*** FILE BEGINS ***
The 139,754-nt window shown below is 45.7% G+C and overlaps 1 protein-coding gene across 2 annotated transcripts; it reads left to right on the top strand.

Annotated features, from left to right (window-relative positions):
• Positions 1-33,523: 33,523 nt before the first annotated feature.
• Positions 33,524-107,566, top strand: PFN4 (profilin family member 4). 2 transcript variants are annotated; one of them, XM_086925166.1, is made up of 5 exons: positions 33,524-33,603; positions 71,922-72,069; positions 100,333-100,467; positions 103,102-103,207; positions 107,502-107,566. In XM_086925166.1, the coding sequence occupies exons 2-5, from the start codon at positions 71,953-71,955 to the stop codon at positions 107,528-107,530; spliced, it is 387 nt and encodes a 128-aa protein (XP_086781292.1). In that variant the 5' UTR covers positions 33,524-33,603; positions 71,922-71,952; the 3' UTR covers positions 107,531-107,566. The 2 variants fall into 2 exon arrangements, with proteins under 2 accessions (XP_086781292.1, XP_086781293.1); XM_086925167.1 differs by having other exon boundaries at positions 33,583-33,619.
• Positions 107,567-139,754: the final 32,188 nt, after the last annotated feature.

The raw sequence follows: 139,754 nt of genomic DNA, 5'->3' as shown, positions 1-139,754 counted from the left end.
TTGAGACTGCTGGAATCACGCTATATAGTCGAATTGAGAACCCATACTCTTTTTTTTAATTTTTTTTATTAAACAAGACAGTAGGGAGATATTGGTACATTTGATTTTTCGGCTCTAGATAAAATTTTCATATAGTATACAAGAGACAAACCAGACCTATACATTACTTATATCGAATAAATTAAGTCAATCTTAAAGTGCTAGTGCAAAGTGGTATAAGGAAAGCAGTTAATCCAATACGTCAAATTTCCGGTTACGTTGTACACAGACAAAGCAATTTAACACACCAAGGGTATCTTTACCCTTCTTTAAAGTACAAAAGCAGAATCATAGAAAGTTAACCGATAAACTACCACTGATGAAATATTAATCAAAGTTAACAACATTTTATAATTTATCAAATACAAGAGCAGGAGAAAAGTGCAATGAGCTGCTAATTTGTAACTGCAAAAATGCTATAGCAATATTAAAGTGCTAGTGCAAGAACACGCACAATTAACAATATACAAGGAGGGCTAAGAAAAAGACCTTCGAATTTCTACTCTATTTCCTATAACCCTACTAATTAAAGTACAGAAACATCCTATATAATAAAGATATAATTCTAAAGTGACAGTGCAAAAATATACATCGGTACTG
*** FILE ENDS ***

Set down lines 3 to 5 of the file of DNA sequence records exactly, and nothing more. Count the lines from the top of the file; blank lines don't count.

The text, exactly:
• Positions 1-33,523: 33,523 nt before the first annotated feature.
• Positions 33,524-107,566, top strand: PFN4 (profilin family member 4). 2 transcript variants are annotated; one of them, XM_086925166.1, is made up of 5 exons: positions 33,524-33,603; positions 71,922-72,069; positions 100,333-100,467; positions 103,102-103,207; positions 107,502-107,566. In XM_086925166.1, the coding sequence occupies exons 2-5, from the start codon at positions 71,953-71,955 to the stop codon at positions 107,528-107,530; spliced, it is 387 nt and encodes a 128-aa protein (XP_086781292.1). In that variant the 5' UTR covers positions 33,524-33,603; positions 71,922-71,952; the 3' UTR covers positions 107,531-107,566. The 2 variants fall into 2 exon arrangements, with proteins under 2 accessions (XP_086781292.1, XP_086781293.1); XM_086925167.1 differs by having other exon boundaries at positions 33,583-33,619.
• Positions 107,567-139,754: the final 32,188 nt, after the last annotated feature.